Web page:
Carlo Panaccione calls the home more of an Italian farmhouse, and the decorations reflect the more rustic aesthetic. He calls it "a comfortable house," clearly designed for family living, complete with a doggy door.
The family moved in last February, after a close to two-year planning and construction process. At first they thought they'd remodel the 1963-built rancher, sitting on 1.4 acres.
But, the house was built backwards, with the best views mostly obscured by overgrown trees and overlooking a blacktopped backyard.
"It was going to be a remodel, but we got carried away," Carlo Panaccione admitted.
Today the 5,000-square-foot home boasts high ceilings, views of both the hills to the west and the Bay to the east. Panaccione, who grew up on the East Coast and spent time in Italy every year, wanted his new home to reflect his Italian roots.
The Panacciones started the project by having the old house deconstructed, with various materials offered to recycling companies. That proved to be a win-win, because the cost of the deconstruction was balanced against tax savings.
Then they sought recycled materials to incorporate in their new home: Beams found on Craigslist came from a 150-year-old barn in Tennessee; hickory beams were used as mantels over fireplaces and incorporated into the kitchen island base; 200-year-old reclaimed tiles became part of the new roof.
"We wanted to seem like it had been here forever," Panaccione said, adding, "We tried to keep it as authentic as possible and use real, natural textures." That included the wide, character-grade hickory floor planks in the living room, limestone flooring in the kitchen/family room and 200-year-old cherry wood turned into a powder-room vanity.
"It's not a real Tuscan home, but at least most of it's real," he added.
When decorating for the holidays, that passion for using natural materials comes through over and over. The large Christmas tree in the living room, for example, is adorned with balls made from natural and dyed burlap, as well as moss, with pyracanthus sprigs for dashes of red. Above the living-room fireplace is a plaque spelling out "Peace," made of driftwood. The garland is really grapevines, reminiscent of the recent planting of 100 Sirrah grape plants in their front yard.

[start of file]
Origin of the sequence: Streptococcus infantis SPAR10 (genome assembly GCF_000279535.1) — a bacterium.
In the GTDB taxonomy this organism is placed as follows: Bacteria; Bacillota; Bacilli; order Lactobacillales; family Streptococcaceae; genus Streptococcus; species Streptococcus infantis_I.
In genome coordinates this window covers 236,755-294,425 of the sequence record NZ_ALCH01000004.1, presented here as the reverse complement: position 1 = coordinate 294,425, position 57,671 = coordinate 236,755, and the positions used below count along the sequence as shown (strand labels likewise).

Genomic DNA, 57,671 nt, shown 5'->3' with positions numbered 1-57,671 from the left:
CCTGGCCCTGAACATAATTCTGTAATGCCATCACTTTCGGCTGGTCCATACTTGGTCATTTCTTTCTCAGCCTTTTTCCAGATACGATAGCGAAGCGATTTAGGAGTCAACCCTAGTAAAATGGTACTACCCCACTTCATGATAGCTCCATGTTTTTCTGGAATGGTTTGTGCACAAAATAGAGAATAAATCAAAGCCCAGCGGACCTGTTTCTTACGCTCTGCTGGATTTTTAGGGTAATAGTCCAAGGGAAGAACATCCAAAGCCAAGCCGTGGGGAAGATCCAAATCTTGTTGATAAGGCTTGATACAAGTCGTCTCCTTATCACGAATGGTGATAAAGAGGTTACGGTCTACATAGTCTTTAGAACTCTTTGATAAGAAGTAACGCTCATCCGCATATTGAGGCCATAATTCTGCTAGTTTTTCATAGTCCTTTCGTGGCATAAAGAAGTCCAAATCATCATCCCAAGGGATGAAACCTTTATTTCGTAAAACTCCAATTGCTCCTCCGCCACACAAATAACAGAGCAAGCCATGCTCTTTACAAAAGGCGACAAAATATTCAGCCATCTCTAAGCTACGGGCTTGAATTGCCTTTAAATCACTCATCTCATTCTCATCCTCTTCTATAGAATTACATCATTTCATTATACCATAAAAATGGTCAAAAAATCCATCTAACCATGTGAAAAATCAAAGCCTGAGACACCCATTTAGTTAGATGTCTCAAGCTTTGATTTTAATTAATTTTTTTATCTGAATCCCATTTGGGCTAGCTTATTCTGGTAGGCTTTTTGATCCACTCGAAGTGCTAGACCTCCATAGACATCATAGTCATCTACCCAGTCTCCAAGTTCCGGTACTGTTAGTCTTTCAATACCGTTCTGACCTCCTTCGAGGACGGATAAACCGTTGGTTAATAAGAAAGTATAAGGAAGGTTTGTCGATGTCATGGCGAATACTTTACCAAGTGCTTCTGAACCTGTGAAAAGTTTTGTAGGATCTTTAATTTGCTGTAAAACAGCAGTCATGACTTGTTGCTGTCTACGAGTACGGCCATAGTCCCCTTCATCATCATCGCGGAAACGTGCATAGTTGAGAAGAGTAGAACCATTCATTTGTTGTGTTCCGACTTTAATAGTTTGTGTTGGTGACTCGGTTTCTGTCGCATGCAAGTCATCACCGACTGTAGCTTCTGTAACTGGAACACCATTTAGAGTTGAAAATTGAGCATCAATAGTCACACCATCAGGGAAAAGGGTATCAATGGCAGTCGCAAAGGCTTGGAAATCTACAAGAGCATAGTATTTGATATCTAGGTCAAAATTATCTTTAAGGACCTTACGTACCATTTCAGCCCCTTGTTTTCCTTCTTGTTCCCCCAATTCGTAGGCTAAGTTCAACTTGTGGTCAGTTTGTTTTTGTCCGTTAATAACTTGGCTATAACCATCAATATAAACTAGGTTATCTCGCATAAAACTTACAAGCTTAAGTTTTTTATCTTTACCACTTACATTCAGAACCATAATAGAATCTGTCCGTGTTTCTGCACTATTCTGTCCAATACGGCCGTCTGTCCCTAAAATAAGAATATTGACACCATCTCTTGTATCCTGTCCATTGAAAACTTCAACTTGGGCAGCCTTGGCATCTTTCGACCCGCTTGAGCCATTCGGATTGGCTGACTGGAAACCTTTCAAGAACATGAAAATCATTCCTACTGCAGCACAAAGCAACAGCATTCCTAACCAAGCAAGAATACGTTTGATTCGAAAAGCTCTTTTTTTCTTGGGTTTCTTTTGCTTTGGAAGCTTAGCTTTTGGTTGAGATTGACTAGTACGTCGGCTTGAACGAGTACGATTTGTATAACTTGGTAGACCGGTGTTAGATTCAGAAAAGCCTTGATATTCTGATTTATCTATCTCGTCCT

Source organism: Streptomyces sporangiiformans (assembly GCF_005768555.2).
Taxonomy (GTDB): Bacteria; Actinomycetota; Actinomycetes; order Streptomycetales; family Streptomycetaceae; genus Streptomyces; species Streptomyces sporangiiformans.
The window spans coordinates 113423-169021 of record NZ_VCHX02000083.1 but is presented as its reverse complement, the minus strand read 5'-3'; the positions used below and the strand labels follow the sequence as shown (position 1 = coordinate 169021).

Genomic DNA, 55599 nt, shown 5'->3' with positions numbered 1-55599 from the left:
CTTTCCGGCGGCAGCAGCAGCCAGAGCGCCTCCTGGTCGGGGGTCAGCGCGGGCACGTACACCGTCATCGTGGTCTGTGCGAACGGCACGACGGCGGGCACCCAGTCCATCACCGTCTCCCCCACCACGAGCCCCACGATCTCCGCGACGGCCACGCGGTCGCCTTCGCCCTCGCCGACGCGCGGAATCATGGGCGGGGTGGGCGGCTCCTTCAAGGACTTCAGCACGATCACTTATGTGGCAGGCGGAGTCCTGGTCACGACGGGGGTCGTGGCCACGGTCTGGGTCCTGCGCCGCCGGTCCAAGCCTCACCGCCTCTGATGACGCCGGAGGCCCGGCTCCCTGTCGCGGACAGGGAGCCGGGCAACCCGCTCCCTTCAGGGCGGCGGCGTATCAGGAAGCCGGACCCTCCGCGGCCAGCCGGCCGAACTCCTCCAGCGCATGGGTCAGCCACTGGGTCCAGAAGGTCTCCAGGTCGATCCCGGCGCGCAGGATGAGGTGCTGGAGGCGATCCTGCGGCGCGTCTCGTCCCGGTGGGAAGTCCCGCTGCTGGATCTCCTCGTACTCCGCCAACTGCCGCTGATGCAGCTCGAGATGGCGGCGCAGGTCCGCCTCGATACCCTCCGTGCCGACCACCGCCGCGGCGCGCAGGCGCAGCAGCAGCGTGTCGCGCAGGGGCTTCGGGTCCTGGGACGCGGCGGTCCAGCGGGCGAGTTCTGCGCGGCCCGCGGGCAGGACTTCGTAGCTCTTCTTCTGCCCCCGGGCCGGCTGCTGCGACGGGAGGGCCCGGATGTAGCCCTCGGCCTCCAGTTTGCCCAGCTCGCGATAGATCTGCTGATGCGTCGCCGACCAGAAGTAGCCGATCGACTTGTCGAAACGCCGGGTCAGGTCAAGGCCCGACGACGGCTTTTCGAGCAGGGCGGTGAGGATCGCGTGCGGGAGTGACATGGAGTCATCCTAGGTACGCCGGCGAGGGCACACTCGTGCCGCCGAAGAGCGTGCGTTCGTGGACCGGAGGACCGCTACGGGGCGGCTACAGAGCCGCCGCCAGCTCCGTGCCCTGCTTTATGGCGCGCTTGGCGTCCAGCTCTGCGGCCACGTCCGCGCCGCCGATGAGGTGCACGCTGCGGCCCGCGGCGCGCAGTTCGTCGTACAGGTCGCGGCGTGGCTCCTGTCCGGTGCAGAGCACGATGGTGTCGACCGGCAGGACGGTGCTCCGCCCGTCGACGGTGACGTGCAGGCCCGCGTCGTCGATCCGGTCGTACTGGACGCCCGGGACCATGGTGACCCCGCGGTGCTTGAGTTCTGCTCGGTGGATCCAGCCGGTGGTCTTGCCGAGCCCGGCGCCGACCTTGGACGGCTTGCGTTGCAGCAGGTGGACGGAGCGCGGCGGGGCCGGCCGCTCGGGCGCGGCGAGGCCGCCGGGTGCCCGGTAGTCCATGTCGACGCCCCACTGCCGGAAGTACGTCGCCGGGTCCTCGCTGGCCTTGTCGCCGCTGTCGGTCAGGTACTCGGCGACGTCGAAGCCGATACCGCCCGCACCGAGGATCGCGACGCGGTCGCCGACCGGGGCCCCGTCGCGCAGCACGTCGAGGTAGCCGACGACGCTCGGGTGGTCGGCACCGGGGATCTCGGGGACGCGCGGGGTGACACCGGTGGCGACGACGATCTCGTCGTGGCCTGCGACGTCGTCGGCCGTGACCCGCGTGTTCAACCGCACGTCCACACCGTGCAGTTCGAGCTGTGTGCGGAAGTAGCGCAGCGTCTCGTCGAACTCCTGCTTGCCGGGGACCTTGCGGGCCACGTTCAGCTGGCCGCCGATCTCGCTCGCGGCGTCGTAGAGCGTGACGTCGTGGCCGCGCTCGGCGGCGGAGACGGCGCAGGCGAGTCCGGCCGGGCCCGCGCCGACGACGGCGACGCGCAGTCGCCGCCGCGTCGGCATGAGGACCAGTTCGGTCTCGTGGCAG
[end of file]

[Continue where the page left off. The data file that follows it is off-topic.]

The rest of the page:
Julie Panaccione created much of the holiday decor herself, along with a design assistant and of course, her three children. They pitched in by spray painting gold the bare trees that run down the center of the dining table.
The color scheme is quiet, with many shades of beige and brown, contrasted with shiny gold and red balls, or red sprigs.
Much is done with whimsy, from the owls sitting on a shelf in the kitchen, to the snowman on a trunk in the family room. Another plaque, spelling out "Noel" and also made of driftwood, rests on a row of soup cans, cloaked by a garland.
Fairy lights are encased in "cloche" globes.
In addition to the home tour, the Christmas At Our House fundraiser offers a series of events, from luncheons to shopping experiences and raffles. Entertainment will be provided by St. Francis family musicians and vocalists.
READ MORE ONLINE
For more Home and Real Estate news, visit www.paloaltoonline.com/real_estate.
What: Christmas At Our House home tour
When: Friday and Saturday, Dec. 6 and 7, 10 a.m. to 3 p.m.
Where: Four homes in the Los Altos Hills area
What: Christmas At Our House other events
When: Twilight Tour & Gala Preview Party: Thursday, Dec. 5, 4-10 p.m. (includes home tour on Thursday from 4-7 p.m. or on Friday or Saturday from 10 a.m. to 3 p.m.); Elegant Luncheon Buffet: Friday, Dec. 6, and Saturday, Dec. 7, 11:30 a.m.-2:30 p.m.; Wine, Women and Shopping: Friday, Dec. 6, 4-7 p.m.; Christmas Boutique, Friday, Dec. 6, and Saturday, Dec. 7, 10 a.m.-3 p.m.
Where: The Holiday Boutique, Gala Preview Party, Luncheon, and Wine, Women and Shopping Night will be held at Fremont Hills Country Club, 12889 Viscaino Place, Los Altos Hills.
Cost: Christmas Party and Tour, $125; Elegant Luncheon Buffet, $30; Wine, Women and Shopping, free with home-tour ticket, or $10 at the door
This story contains 798 words.
If you are a paid subscriber, check to make sure you have logged in. Otherwise our system cannot recognize you as having full free access to our site.
If you are a paid print subscriber and haven't yet set up an online account, click here to get your online account activated.